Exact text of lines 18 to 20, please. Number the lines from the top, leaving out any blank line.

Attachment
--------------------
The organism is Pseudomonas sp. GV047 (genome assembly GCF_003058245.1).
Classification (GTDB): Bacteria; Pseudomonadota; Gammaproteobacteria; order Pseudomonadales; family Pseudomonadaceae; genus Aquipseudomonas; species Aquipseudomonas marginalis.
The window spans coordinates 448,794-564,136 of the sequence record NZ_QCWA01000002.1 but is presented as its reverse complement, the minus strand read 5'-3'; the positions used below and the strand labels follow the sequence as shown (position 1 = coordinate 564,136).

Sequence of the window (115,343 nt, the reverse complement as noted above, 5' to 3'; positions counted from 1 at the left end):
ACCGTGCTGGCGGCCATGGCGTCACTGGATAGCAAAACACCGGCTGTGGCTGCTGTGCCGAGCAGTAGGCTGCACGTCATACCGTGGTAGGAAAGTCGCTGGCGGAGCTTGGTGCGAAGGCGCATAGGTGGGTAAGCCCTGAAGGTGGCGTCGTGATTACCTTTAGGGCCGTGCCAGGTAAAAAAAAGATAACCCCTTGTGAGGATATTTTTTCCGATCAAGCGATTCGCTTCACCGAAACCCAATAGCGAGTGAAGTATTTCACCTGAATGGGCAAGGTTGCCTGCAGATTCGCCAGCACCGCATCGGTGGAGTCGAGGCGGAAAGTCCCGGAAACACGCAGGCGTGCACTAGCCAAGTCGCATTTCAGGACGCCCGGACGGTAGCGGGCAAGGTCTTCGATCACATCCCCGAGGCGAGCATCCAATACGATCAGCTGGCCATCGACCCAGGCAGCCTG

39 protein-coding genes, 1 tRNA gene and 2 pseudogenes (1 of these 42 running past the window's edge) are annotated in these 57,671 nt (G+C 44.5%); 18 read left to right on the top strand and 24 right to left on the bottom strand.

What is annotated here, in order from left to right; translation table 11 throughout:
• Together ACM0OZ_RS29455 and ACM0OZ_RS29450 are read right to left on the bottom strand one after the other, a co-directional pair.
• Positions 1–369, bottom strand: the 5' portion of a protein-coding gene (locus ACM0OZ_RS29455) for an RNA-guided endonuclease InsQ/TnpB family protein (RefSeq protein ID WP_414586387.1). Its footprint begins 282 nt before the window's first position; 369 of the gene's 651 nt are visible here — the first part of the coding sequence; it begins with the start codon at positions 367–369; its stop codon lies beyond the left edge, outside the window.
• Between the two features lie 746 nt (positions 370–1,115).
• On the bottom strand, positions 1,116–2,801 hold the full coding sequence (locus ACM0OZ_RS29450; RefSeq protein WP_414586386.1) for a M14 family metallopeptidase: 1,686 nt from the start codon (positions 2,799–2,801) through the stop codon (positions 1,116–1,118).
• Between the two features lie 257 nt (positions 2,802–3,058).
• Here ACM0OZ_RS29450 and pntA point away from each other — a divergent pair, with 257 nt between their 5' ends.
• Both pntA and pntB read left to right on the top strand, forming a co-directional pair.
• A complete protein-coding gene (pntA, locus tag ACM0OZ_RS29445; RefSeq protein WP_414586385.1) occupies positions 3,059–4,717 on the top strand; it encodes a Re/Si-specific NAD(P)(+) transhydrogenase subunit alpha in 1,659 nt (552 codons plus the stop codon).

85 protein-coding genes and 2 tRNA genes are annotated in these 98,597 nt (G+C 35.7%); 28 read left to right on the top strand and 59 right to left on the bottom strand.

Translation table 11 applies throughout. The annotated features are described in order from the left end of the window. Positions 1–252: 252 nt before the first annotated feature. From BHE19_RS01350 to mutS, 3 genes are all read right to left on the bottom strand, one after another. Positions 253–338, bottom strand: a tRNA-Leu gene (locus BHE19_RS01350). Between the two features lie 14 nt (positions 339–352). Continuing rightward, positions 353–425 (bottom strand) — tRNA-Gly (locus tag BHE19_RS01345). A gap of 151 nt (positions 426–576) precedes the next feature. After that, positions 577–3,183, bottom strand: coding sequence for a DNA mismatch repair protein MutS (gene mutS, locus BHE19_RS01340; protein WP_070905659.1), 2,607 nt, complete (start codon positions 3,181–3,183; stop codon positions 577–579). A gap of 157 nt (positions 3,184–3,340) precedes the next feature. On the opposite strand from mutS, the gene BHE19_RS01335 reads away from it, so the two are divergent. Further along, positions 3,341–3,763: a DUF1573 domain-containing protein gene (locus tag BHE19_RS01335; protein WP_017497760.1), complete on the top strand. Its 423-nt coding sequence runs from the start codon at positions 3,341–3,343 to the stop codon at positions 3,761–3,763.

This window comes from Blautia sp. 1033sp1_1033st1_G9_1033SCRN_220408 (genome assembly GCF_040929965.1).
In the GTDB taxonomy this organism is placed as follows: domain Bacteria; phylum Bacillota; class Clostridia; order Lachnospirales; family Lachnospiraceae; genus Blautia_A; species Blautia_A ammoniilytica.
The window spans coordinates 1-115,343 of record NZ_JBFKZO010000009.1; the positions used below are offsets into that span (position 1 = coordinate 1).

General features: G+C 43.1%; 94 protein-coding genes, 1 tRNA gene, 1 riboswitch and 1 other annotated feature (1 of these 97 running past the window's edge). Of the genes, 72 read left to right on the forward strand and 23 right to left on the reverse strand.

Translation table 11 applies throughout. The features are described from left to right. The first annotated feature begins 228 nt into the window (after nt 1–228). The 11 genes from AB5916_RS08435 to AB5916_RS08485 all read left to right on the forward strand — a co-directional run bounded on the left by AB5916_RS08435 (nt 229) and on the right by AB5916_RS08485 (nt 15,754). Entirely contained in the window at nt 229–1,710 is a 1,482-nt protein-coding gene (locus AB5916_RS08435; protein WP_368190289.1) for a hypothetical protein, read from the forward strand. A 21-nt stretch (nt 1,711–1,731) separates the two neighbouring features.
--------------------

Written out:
This window comes from Blautia sp. 1033sp1_1033st1_G9_1033SCRN_220408 (genome assembly GCF_040929965.1).
In the GTDB taxonomy this organism is placed as follows: domain Bacteria; phylum Bacillota; class Clostridia; order Lachnospirales; family Lachnospiraceae; genus Blautia_A; species Blautia_A ammoniilytica.
The window spans coordinates 1-115,343 of record NZ_JBFKZO010000009.1; the positions used below are offsets into that span (position 1 = coordinate 1).